Having three choices is a highly useful voting mechanism even if there's only a single position available.
If your first choice vote is eliminated, then you're able to have your second choice vote considered, rather than simply having the vote go away. Likewise, if your second choice candidate is eliminated, it can go to your third choice.
Along the same lines (and this one only applies when there are multiple positions to fill), if your top candidate vote wins, and wins by more than they need to get the position, the next choice of the candidates can be considered as well (proportional to the amount of the excess votes).
The effect of doing these things is that it doesn't punish people for voting for an unlikely candidate, if that's who they most want to win, and it doesn't punish people for voting for the most popular candidate, even if they want them to win.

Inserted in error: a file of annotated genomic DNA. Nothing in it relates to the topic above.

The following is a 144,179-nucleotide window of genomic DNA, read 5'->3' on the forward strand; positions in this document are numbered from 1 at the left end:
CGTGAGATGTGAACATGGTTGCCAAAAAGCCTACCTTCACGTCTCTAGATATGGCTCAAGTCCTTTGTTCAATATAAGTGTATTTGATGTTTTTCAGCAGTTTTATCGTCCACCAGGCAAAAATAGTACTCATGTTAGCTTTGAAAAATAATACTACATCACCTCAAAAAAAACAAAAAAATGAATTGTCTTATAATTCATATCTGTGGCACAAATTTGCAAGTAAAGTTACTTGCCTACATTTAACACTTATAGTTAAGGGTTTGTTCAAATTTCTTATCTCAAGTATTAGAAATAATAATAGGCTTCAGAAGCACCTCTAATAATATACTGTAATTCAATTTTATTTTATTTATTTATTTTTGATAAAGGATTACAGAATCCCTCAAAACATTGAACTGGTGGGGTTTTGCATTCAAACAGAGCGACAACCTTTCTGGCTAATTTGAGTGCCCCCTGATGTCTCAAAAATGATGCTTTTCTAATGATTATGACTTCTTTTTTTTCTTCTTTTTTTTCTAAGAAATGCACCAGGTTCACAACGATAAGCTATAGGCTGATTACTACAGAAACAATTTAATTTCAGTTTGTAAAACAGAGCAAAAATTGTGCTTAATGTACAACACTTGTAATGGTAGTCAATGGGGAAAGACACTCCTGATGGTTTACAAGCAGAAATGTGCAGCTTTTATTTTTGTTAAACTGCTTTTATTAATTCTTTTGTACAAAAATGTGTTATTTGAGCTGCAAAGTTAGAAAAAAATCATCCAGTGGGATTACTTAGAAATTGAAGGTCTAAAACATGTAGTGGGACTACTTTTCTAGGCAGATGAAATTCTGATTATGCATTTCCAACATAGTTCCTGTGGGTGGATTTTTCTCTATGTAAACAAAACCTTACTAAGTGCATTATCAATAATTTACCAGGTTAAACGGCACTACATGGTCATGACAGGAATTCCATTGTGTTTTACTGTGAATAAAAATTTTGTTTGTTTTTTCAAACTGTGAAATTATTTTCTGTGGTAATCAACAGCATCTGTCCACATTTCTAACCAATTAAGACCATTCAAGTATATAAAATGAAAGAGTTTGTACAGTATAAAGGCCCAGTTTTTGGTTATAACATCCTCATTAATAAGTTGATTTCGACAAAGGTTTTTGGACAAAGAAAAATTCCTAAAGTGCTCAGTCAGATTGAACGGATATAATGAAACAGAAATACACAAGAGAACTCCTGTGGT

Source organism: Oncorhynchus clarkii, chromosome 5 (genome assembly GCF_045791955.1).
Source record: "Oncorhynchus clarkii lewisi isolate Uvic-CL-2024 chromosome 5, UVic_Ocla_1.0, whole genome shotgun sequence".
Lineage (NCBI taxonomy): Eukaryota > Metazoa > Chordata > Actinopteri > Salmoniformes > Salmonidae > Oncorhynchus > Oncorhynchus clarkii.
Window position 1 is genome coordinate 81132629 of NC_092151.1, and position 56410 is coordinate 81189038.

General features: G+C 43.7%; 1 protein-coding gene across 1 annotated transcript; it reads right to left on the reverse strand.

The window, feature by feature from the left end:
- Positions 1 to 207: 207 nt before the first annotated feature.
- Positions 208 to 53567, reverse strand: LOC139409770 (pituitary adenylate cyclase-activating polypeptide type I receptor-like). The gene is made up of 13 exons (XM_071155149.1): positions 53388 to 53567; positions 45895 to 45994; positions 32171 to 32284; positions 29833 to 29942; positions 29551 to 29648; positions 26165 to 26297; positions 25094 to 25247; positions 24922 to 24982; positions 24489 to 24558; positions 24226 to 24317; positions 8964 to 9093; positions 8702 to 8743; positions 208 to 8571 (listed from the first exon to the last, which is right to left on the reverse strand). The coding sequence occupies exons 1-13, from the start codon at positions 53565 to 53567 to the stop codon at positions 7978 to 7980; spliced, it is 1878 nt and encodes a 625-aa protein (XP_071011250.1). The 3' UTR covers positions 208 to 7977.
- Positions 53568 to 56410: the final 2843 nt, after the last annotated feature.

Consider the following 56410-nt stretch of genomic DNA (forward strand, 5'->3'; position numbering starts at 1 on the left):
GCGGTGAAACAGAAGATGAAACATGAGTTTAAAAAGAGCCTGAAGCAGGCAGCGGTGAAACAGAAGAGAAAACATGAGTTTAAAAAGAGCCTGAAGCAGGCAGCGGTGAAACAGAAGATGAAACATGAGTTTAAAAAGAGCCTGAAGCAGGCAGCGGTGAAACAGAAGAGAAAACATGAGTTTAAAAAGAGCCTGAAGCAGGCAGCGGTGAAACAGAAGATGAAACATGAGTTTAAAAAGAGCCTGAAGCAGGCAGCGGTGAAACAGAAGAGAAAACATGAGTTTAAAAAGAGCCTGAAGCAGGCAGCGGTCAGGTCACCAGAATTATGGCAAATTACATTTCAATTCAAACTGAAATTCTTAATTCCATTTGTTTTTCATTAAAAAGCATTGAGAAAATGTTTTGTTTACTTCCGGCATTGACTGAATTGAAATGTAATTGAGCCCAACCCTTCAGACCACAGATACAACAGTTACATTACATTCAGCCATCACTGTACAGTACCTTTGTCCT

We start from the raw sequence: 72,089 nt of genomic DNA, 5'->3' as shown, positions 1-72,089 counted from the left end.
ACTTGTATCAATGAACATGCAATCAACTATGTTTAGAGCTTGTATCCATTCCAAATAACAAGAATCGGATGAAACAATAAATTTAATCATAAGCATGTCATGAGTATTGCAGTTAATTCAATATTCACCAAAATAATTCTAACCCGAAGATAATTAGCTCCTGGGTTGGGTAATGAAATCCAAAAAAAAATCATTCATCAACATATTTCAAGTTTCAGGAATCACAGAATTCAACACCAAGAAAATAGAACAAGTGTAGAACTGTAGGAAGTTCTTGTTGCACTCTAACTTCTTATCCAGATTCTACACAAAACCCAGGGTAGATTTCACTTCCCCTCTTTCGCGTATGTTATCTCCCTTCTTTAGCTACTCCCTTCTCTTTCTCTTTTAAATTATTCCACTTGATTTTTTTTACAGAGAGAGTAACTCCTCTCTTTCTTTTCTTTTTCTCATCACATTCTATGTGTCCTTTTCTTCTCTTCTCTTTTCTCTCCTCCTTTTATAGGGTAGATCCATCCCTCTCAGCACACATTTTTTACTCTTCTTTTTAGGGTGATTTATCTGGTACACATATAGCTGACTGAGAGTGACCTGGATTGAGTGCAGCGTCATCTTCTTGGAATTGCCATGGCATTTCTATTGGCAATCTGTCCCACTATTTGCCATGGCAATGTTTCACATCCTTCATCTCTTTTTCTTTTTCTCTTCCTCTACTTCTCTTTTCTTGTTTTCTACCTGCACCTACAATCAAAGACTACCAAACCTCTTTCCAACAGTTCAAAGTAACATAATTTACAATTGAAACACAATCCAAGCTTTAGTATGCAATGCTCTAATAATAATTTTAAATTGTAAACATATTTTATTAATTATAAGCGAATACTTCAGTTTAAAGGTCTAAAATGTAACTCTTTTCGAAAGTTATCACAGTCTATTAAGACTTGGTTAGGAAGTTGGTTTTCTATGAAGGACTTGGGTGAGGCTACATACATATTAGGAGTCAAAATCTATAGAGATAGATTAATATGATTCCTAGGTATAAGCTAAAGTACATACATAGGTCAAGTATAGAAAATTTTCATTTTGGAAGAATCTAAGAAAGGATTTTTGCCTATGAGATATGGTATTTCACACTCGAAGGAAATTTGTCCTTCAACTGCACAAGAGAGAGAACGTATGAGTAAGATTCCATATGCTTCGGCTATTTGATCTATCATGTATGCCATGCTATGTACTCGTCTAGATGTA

If you only had one vote (or two) and you voted for a longshot candidate that you liked the most, you'd be throwing your vote away, as they wouldn't win, and you'd have no say in who, among the top few candidates, should be given the position. If you vote for the most popular candidate, and you only had one (or two) votes, then you'd also be throwing the vote away, as they were going to win without the vote, so you're not giving yourself a say in the other positions.
So by giving you more votes than there are positions, you're able to vote freely, for whomever you want to be a moderator most (in the order of your preferences) and you'll be able to know that that will be in your own best interests. If you had less votes, you'd be forced to consider how you think other people would vote, and vote strategically based on that, rather than being able to vote for who you actually want to win.